According to Dato’ Mary Shakila, “The word “support” encompasses the giving of assistance, encouragement or approval to or to be actively interested in”, and the circumstantial evidence point to fact that the Company had supported and encouraged the formation of the in-house union in violation of section 4(3).
Section 5(1)(d)
Section 5(1)(d) of the IRA, inter alia, prohibits an employer and its agents from dismissing or threatening to dismiss a workman, or injuring or threatening to injure him in his employment, or altering his position to his prejudice, on the ground that the workman is or proposes or seeks to become a member of a trade union or participates in the promotion, formation or activities of a trade union. This provision, said the Court, protects union members from termination from employment, disciplinary action and discrimination without just cause.
The learned Chairman said that the evidence bore out that Noorulazhar had been by-passed for promotion and had received a lower incentive payment as compared to other employees. She added that the Company did not lead evidence to show that Noorulazhar was a poor performer or deny the latter’s allegations that he had been sidelined. Events culminated in Noorulazhar being dismissed by the Company. On the foregoing evidence, the Court found that the Company had violated section 5(1)(d) in that it had carried out acts to injure or threaten to injure or alter or threaten to alter Noorulazhar’s position because he had been active as the President and member of the Union which applied for recognition and had participated in its lawful activities.
The Court’s Findings
Based on the evidence, facts and its pleaded case, the Court found that the Company had violated sections 4(1), 4(3) and 5(1)(d) of the IRA.
The reality in industrial relations is that companies dislike unions. From a company’s perspective, this dislike may arise from the perception that unions sometimes adopt a militant approach in negotiations for collective agreements and are sometimes unreasonable in their demands.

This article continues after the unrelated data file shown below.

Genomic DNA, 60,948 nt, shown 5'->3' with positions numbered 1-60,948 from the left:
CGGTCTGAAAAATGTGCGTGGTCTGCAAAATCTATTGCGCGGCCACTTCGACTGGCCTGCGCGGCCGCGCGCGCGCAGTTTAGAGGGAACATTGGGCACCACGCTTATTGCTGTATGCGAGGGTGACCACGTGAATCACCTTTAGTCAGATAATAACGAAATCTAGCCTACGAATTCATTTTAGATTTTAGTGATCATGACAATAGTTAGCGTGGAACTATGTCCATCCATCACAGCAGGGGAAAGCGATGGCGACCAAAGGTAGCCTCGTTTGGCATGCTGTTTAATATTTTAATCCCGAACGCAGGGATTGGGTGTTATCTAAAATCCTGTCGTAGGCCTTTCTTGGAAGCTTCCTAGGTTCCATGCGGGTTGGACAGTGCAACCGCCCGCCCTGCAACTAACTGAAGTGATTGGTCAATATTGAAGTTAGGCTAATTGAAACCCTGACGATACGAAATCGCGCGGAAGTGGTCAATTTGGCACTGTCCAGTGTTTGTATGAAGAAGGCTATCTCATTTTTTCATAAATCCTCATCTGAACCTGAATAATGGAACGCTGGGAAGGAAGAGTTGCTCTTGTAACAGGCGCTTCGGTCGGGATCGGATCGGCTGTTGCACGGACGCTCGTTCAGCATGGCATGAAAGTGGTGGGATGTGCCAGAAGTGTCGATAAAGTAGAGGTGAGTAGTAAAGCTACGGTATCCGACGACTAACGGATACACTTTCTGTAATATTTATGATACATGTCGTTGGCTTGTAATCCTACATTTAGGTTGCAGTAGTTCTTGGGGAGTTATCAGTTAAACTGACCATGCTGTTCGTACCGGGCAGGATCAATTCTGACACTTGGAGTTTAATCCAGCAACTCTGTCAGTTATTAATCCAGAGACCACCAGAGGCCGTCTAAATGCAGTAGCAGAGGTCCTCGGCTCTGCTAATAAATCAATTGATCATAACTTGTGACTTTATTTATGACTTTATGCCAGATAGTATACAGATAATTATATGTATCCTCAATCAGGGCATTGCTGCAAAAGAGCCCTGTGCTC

If a company observes fair labour practices and resolves employees’ grievances expeditiously, it may not have to deal with problematic unions, as employees will not see a reason to unionise. Conversely, a company which adopts unfair labour practices may be extending an open invitation to the formation of unions - like a time bomb ticking towards self-destruction.
It is however possible for a company to defeat a recognition process during the secret ballot conducted by the Director General for Industrial Relations under section 9(4A) of the IRA. Although a company may communicate its reasons for disfavouring the union, it must ensure that no illegal tactics are employed to influence the manner in which its employees exercise their vote.
Once a union is recognised, the company must not evade collective bargaining negotiations. The company must undertake research on the benefits accorded to employees within the same scope of employment in comparable establishments and be able to justify to the union that the company’s proposals with regard to benefits are fair and reasonable.
As with all complex issues, it is perhaps best for a company to engage a lawyer to provide assistance and guidance through the process of dealing with unions.